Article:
Imagine that you are a wealthy member of one of the two parties that control the richest nation in the history of the world, or you run one of the corporations that made it rich, or you’re one of the people who work for those corporations or political parties to feed your family. America is doing great, but everyone also seems to agree that it is doing worse lately and is possibly about to stop doing great forever. Meanwhile, religious hillbillies on the other side of Earth have vowed to come here and randomly explode, plus an unknown but growing number of Americans have less incentive to support the status quo because present conditions benefit you much more than them. You are winning this game, but the game is almost over. If you were such a person, you might understandably organize your politics and your worldview around one central question: how can I keep anything from changing? What you need is security—order-maintaining, threat-identifying, future-avoiding security. Today is Friday, and anything different is necessarily bad for us. Won’t you arrest the progress of history with me?
First, the good news: the NSA is tracking the locations of 5 billion cell phones around the world, including many belonging to domestic Americans. They’re only doing that to protect you, though, and to protect you they need to know who all your friends are. Two elements of the Snowden-sourced Washington Post article are breathtakingly surreal. First, the analytic tool that the NSA uses to determine “unknown associates of known intelligence targets by tracking people whose movements intersect” is called CO-TRAVELER, a phrase that doesn’t bring up any creepy Red Scare associations at all. Second—and here I quote the Post directly:
The NSA does not target Americans’ location data by design, but the agency acquires a substantial amount of information on the whereabouts of domestic cellphones “incidentally,” a legal term that connotes a foreseeable but not deliberate result.
If it’s a foreseeable result of what you’re doing, and you do what you do systematically through 5 billion iterations a day, you’re doing it deliberately. At this point, the NSA claiming location surveillance of American cell phones is “incidental” is like showing up at your ex-girlfriend’s office Christmas party and saying you just wanted cookies.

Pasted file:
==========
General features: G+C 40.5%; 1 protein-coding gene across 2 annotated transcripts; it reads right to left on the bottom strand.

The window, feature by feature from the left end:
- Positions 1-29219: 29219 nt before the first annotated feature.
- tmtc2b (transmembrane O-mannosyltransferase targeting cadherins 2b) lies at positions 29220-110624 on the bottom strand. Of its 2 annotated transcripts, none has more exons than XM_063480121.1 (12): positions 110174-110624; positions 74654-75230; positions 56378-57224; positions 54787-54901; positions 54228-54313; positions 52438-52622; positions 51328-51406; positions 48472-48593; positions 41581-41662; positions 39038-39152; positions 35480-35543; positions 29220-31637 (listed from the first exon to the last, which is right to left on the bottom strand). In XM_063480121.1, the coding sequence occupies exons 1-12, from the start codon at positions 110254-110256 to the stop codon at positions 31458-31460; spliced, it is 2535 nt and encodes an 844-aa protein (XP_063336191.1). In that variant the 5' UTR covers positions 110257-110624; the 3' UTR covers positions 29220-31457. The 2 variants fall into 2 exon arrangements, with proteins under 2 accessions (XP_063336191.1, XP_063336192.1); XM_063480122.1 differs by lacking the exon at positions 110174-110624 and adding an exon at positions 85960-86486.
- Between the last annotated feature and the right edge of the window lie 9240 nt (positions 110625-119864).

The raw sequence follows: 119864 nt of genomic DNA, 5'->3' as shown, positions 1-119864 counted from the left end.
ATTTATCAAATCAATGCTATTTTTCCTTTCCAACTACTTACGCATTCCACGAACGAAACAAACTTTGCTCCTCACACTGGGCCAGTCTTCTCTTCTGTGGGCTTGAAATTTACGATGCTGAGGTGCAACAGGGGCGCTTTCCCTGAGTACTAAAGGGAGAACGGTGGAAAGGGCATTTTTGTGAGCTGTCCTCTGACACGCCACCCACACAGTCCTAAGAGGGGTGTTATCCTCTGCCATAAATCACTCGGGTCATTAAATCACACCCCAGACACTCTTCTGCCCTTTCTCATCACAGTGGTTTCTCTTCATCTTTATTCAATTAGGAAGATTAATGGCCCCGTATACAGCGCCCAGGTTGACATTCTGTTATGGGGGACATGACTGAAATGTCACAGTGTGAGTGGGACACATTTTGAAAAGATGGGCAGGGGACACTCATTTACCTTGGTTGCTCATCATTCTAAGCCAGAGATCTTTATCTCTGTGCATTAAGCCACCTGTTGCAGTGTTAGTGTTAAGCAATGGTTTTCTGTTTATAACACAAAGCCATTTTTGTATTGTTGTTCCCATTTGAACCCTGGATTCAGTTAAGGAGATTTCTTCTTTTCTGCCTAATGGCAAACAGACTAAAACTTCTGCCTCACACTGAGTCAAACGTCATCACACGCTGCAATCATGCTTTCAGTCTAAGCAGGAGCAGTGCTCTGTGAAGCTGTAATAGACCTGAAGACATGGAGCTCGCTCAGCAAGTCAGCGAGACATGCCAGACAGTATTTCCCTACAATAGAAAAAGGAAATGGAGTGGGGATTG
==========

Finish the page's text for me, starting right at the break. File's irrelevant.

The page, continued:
Of course, you only need to worry about blanket NSA surveillance if you’re doing something illegal, or if you’re doing something embarrassing and also express support of an unpopular ideology. Still more documents leaked by Edward Snowden indicate that the NSA identified at least two radical Muslims as vulnerable to accusations of “online promiscuity” based on their internet use. Director of Public Affairs for National Intelligence Shawn Turner said it “should not be surprising that the US government uses all of the lawful tools at our disposal to impede the efforts of valid terrorist targets,” but the targets in question didn’t commit terrorist acts. Documents describe them only as “prominent, globally resonating foreign radicalizers”—meaning not actual, bus-exploding terrorists but rather the people who inspire those people. I have little doubt that they are total scumbags, but I am not crazy about my tax dollars funding blackmail to punish ideologies.
In a broad sense, neither are several people within the US government. This editorial calling for an end to the NSA dragnet seems like the usual New York Times jeremiad, until you realize it’s written by three members of the Senate Intelligence Committee. Maybe they’re only grandstanding. Or maybe they’ve taken their case to the general public because the NSA is not as responsive to the apparatus of democratic control as it should be. At the risk of screeching, the NSA conducts secret domestic surveillance whether your elected representatives like it or not. Are you sure the agency is doing that for your benefit?
I don’t know what I think anymore, possibly because so much of what I’m trying to think about is secret. It’s times like this I retreat into the relatively unambiguous world of fiction or, better yet, mean criticism of fiction I haven’t read. The Literary Review has given its 21st annual Bad Sex in Fiction Award to Manil Suri, who wrote this completely accurate depiction of doin’ it:
Surely supernovas explode that instant, somewhere, in some galaxy. The hut vanishes, and with it the sea and the sands – only Karun’s body, locked with mine, remains. We streak like superheroes past suns and solar systems, we dive through shoals of quarks and atomic nuclei. In celebration of our breakthrough fourth star, statisticians the world over rejoice.
Get back to me when you’ve hit six, buddy. Suri responded to the award, presented to him in absentia by Joan Collins, in perhaps the best way possible. “My one chance to meet Joan Collins and I blew it,” he said.
I feel better just reading that. There is still decent humility and a sense of humor in the world, even if things are mostly run by shadowy conspirators. Of course, there’s no reason we can’t have both. Consider Action Bronson’s alter ego, Mr. Baklava:
Patrick Ewing is going to sue the shit out of him. You should download Blue Chips 2 while it’s still up. In an age of real villainy, we need fake ones more than ever.